Chang 2020 J Biol Chem
|Chang L, Liu X, Diggle CP, Boyle JP, Hopkins PM, Shaw MA, Allen PD (2020) Bioenergetic defects in muscle fibers of RYR1 mutant knock-in mice associated with malignant hyperthermia. J Biol Chem [Epub ahead of print].|
Abstract: Mutations in the skeletal muscle ryanodine receptor gene (RYR1) can cause susceptibility to malignant hyperthermia (MH), a potentially lethal genetic condition triggered by volatile anesthetics. MH is associated with hypermetabolism which has directed research interest into oxidative phosphorylation (OXPHOS) and muscle bioenergetics. The most common cause of MH in the United Kingdom is the c.7300G>A RYR1 variant, which is present in ~16% of MH families. Our study focuses on the MH susceptible G2435R-RYR1 knock-in mouse model, which is the murine equivalent of the human c.7300G>A genotype. Using a combination of transcriptomics, protein expression and functional analysis, we investigated adult muscle fiber bioenergetics in this mouse model. RNA sequencing data showed reduced expression of genes associated with mitochondria and fatty acid oxidation in RYR1 mutants when compared to wild-type (WT) controls. Mitochondrial function was assessed by measuring oxygen consumption rates in permeabilized muscle fibers. Comparisons between WT and homozygous G2435R-RYR1 mitochondria showed a significant increase in complex I-facilitated OXPHOS in mutant muscle. Furthermore, we observed a gene-dose specific increase in reactive oxygen species production in G2435R-RYR1 muscle fibers. Collectively these findings provide evidence of metabolic defects in G2435R-RYR1 knock-in mouse muscle under basal conditions. Differences in metabolic profile could be the result of differential gene expression in metabolic pathways, in conjunction with mitochondrial damage accumulated from chronic exposure to increased oxidative stress.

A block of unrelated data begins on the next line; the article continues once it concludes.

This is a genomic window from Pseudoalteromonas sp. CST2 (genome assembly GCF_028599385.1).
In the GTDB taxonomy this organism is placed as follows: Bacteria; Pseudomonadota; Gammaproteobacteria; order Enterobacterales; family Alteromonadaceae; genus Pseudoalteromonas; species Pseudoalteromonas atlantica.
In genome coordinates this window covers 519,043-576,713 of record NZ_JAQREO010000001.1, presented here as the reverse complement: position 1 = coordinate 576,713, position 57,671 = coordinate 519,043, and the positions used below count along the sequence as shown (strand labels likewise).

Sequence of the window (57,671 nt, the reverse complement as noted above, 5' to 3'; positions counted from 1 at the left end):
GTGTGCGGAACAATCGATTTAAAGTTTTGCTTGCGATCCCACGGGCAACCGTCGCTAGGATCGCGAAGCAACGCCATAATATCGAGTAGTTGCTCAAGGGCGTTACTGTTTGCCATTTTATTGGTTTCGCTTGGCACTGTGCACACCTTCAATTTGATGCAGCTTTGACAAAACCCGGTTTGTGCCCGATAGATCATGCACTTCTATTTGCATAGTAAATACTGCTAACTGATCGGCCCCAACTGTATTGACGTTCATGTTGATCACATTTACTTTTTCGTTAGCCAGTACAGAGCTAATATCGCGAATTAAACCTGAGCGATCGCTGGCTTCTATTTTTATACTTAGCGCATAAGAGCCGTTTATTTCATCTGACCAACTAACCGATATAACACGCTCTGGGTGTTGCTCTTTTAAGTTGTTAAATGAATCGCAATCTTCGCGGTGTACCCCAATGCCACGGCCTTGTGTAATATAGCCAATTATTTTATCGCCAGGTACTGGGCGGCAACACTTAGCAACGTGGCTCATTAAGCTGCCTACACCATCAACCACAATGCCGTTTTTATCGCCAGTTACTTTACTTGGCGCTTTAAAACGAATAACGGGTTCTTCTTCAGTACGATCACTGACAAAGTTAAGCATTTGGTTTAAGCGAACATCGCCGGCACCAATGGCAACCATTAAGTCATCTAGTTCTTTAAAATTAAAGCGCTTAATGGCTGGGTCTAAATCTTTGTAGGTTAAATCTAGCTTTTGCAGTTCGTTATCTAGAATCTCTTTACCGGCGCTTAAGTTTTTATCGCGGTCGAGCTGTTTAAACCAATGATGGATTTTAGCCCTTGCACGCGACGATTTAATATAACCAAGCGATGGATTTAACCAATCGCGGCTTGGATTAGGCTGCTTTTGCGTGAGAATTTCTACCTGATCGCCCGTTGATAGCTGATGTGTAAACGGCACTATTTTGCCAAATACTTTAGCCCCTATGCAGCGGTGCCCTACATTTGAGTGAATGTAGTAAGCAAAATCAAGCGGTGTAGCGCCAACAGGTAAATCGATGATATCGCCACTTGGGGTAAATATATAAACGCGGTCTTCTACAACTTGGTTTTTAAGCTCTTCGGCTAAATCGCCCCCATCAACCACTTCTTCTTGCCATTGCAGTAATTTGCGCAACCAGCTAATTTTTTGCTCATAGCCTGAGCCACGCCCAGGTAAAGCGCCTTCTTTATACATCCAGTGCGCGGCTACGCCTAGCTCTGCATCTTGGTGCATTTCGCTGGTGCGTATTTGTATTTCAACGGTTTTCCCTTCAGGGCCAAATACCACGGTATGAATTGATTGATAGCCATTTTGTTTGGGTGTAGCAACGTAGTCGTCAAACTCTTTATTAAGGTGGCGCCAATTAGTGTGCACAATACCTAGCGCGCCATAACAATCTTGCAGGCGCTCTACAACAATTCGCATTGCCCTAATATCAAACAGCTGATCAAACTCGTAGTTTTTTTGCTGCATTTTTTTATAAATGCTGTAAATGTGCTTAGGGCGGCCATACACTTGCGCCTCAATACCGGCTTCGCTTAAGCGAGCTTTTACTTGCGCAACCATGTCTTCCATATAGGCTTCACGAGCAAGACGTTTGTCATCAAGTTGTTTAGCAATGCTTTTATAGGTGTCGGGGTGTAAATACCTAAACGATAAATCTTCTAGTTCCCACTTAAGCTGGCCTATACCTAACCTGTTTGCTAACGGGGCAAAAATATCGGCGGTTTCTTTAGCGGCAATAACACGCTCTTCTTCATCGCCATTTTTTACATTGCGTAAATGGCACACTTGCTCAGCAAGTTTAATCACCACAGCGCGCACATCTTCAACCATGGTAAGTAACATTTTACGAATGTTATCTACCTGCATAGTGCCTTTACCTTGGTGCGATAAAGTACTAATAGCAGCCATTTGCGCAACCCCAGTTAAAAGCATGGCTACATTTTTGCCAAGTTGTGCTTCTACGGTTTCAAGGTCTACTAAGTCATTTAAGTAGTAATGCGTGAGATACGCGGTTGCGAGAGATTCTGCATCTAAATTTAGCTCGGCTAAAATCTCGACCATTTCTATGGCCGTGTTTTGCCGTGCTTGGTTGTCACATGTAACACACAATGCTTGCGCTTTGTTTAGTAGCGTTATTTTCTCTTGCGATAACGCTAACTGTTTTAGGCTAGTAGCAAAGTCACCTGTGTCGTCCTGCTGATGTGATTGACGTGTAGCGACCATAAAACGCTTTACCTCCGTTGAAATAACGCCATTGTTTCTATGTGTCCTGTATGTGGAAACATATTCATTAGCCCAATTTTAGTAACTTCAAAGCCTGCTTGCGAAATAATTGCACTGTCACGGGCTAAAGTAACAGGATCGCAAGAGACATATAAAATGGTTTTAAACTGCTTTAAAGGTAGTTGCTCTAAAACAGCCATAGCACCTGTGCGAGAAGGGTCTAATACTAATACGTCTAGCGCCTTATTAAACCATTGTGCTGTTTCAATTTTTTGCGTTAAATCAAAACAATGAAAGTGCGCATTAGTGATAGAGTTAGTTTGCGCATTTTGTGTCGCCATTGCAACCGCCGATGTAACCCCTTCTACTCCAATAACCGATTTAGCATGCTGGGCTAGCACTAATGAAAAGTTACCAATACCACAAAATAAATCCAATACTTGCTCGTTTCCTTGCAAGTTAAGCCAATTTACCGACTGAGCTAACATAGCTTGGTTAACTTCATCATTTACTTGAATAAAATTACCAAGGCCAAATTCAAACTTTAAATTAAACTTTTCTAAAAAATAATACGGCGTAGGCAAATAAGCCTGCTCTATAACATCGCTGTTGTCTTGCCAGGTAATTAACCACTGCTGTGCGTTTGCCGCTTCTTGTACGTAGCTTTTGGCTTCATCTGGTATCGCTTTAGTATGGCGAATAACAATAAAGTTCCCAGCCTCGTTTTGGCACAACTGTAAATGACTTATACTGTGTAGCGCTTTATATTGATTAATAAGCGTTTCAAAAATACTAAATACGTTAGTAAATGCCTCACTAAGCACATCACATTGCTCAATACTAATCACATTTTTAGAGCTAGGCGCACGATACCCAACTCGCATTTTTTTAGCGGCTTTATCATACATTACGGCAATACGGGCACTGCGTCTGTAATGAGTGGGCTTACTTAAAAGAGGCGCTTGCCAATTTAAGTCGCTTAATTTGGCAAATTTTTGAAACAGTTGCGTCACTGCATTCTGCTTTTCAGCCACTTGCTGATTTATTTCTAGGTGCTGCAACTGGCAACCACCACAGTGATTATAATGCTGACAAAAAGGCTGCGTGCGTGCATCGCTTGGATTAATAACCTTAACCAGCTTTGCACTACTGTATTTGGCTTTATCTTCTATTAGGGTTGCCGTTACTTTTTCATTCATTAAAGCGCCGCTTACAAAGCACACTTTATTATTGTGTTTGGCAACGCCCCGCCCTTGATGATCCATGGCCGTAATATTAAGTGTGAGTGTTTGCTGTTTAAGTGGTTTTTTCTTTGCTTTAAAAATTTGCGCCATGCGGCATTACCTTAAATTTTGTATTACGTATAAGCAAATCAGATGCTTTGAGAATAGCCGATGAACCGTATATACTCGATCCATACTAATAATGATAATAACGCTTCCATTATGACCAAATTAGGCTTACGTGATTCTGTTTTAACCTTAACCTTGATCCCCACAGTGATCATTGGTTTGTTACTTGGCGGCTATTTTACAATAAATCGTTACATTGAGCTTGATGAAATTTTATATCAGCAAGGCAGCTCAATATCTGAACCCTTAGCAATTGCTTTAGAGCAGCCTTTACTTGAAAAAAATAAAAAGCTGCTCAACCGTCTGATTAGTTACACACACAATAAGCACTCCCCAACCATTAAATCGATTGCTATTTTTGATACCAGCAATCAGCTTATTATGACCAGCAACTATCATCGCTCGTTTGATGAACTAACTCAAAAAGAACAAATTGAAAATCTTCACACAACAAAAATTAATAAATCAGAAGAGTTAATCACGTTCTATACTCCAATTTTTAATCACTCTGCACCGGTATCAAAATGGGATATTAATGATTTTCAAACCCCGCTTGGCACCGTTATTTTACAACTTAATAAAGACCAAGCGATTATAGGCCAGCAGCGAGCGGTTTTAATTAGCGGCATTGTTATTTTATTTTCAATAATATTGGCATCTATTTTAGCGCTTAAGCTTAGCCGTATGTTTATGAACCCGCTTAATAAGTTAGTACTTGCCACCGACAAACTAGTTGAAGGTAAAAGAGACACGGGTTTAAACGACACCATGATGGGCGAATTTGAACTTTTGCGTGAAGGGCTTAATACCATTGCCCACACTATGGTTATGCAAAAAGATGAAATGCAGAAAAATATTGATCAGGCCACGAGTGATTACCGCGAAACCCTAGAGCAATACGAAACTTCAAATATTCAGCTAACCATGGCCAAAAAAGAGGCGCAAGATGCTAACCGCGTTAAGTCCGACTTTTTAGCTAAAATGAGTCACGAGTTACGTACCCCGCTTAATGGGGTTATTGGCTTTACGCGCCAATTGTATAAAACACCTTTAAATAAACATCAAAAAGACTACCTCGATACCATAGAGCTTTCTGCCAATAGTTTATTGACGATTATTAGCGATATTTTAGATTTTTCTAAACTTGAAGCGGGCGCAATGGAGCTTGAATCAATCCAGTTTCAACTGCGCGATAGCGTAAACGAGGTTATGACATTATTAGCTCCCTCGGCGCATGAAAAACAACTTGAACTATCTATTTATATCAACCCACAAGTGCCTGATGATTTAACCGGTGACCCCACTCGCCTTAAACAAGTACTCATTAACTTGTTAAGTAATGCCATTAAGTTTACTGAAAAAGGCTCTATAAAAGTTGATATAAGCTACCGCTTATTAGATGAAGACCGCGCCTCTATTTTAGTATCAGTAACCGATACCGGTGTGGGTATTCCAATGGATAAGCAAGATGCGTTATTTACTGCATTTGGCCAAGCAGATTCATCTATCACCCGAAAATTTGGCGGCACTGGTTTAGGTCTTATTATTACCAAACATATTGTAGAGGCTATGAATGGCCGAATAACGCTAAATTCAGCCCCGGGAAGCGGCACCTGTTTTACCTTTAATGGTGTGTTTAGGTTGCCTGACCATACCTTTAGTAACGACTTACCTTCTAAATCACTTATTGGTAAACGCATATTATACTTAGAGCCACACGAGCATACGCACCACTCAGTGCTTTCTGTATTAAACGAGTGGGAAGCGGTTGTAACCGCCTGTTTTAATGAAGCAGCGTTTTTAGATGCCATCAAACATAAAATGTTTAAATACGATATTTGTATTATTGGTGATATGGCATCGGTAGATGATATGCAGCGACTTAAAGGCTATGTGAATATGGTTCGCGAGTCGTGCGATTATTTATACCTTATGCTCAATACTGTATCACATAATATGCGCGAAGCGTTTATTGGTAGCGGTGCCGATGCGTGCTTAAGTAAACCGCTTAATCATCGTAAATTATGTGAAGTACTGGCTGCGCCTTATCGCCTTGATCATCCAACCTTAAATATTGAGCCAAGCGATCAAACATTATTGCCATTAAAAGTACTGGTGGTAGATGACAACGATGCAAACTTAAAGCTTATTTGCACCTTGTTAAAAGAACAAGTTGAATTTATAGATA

Labels: MiParea: Respiration, nDNA;cell genetics, Genetic knockout;overexpression
Organism: Mouse Tissue;cell: Skeletal muscle Preparation: Permeabilized tissue
Coupling state: LEAK, OXPHOS, ET Pathway: N, S, NS, ROX HRR: Oxygraph-2k